10. A flexible hollow tubular electrical shield for enclosing cables of Wires and the like comprising a plurality of sections of flexible tubing provided with longitudinal separable seam means and adapted to have their adjacent ends overlapped to provide a tubular joint, each of said sections being formed of laminated layers of metal and flexible insulating material, one end of each section having narrow portions thereof turned back against the juxtaposed laminated main body of said flexible tubing secti-on with the l-ayer of metal in the turned-back portion facing in the opposite radial direction from the remainder of said metallic layer in that section and adapted to provide a metal-to-metal electrically conductive path between adjacent tubular sections when the adjacent ends of said tubular sections rare telescoped together, and means integral with at least one of said sections for holding said contacting metal surfaces together in good electrically conducting relation.

11. A tubular shield as defined in claim 10 characterized in that said sections are split longitudinally and include means integral with the adjacent edges of said split for holding the same together.

12. A tubular shield as defined in claim 11 characterized in that -said means for holding the edges of said longitudinal split together includes an interior guard flap attached to one `of said edges and having an exposed edge portion of said electrically conductive shield positioned to lie in intimate contact with an exposed surface portion of the lshield along the `opposed edge of said split when the same is closed to form a tube.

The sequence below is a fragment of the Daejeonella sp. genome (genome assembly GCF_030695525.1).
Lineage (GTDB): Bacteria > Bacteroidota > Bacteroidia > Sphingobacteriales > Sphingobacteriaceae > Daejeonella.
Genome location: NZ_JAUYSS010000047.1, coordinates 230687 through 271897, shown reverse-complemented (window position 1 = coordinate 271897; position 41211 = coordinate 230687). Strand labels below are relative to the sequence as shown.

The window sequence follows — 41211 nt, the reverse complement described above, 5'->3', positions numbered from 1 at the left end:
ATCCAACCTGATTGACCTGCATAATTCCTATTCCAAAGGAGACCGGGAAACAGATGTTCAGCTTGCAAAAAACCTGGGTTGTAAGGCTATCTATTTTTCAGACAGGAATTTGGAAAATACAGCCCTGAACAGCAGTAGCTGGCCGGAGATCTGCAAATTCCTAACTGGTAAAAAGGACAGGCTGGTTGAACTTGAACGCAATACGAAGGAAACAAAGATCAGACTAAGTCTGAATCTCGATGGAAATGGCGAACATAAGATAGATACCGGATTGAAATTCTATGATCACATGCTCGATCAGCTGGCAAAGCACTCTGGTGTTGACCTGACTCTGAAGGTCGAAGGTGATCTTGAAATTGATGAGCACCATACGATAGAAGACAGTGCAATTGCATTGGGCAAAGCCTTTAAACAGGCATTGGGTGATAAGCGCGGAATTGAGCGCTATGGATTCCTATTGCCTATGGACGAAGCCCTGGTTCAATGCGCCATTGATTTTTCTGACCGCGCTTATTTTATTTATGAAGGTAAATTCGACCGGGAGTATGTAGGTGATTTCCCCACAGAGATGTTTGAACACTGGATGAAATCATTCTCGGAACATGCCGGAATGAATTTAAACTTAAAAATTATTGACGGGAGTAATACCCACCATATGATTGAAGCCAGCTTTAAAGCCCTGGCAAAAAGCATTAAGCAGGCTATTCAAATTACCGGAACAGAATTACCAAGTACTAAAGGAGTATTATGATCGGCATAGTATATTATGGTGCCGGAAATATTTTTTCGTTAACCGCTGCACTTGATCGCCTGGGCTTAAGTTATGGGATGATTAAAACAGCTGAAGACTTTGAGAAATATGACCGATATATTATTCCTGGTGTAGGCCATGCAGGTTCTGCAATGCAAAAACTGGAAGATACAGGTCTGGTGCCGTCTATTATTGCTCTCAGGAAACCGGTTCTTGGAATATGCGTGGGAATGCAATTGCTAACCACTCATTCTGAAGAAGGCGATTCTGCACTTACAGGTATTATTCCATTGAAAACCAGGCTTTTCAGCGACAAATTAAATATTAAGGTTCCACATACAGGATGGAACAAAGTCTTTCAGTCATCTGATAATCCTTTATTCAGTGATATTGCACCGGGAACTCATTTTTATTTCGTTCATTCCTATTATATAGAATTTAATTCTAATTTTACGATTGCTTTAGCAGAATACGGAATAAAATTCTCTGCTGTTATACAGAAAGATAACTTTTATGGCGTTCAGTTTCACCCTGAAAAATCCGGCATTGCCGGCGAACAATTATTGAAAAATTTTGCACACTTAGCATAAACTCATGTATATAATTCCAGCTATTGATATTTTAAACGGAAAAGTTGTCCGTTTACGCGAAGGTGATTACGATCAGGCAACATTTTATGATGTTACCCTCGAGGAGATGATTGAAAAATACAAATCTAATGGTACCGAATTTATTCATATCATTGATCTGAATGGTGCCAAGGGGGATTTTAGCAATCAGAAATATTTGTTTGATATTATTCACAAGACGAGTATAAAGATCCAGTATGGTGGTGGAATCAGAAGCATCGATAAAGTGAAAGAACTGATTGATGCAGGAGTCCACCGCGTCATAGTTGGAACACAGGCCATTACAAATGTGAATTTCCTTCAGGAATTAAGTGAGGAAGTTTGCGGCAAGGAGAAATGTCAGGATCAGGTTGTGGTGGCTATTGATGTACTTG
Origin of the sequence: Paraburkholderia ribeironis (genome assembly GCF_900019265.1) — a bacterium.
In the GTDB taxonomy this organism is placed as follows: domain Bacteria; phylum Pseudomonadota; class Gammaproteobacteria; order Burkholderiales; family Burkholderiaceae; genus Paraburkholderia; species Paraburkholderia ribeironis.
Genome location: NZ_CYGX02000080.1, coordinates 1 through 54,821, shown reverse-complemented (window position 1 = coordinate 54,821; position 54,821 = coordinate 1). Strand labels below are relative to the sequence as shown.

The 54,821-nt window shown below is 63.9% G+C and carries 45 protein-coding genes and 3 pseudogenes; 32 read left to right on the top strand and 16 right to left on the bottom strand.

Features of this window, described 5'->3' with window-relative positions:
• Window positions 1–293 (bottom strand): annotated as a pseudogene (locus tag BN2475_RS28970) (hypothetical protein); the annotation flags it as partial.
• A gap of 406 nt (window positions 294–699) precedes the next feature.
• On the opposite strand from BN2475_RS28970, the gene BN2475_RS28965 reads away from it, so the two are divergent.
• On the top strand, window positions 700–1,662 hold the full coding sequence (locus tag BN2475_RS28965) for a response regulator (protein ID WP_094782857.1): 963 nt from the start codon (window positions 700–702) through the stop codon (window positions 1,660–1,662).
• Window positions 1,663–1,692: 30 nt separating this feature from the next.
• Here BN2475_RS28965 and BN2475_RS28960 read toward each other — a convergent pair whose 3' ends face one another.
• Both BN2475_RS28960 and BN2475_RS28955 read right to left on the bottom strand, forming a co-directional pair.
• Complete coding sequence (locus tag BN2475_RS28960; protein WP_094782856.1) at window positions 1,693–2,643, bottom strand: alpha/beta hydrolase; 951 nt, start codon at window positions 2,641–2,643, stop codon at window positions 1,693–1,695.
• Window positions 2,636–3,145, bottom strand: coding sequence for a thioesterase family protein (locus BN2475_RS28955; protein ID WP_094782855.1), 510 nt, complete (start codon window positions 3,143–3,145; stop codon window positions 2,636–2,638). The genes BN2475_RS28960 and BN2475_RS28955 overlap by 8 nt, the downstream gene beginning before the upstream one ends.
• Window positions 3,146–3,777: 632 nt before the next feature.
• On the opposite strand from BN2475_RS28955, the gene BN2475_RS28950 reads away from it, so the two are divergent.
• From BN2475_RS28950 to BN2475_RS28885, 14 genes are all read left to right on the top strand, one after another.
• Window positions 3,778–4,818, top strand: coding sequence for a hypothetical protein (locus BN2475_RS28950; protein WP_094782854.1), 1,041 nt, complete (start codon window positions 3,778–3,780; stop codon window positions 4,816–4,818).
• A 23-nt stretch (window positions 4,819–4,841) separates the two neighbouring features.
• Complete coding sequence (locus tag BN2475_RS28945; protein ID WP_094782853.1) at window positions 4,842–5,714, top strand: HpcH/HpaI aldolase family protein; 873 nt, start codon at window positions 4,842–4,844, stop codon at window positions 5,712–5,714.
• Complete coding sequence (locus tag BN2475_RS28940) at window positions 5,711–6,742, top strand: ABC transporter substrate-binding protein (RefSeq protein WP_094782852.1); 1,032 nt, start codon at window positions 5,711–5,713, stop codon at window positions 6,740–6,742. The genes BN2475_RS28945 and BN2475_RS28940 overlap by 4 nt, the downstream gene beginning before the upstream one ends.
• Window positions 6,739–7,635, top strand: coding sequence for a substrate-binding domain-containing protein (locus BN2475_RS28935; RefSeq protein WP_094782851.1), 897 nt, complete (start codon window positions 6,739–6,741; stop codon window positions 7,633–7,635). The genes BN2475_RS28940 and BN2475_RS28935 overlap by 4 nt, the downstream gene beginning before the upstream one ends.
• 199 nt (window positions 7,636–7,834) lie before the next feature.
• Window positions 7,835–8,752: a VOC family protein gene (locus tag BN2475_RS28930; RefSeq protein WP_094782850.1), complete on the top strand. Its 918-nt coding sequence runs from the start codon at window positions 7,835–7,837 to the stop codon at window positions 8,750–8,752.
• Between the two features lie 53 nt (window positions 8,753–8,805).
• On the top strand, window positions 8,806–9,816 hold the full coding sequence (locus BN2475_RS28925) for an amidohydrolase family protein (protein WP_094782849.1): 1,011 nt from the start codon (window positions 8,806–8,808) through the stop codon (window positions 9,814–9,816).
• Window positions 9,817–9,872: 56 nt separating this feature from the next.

13. A removable tubular enclosure embodying therein an electrically conductive shield coextensive with the surface area of said tubular enclosure, said enclosure including a separable seam extending longitudinally of the exterior of said enclosure having integral with one edge a guard flap, said guard flap having an exposed surface area of said electrically conductive shield positioned beneath said seam and in intimate conducting contact in the closed position of said seam with an exposed surface area of said shield extending along the interior side of the adjacent edge of said seam.

14. A flexible tubular harness made in sections and adapted to be assembled about cable, conduits and the like, said harness comprising similar width elongated strips of flexible plastic sheeting having slide fastener means extending along their opposite lateral edges and adapted to interlock vto form longitudinal seams along Athe respective tubular sections, one end of said sections being reinforced with a low-height narrow band extending circumferentially of said tubular sections and projecting outwardly radially beyond the surface `of said harness, the other end of one of said sections having a complemental inwardly opening annular groove adapted to seat over and interlock with said band and cooperating therewith as the longitudinal seam of one of said sections is closed to lock the overlapped ends of the sections coupled together Without need for inserts, reinforcing members, fasteners and the like.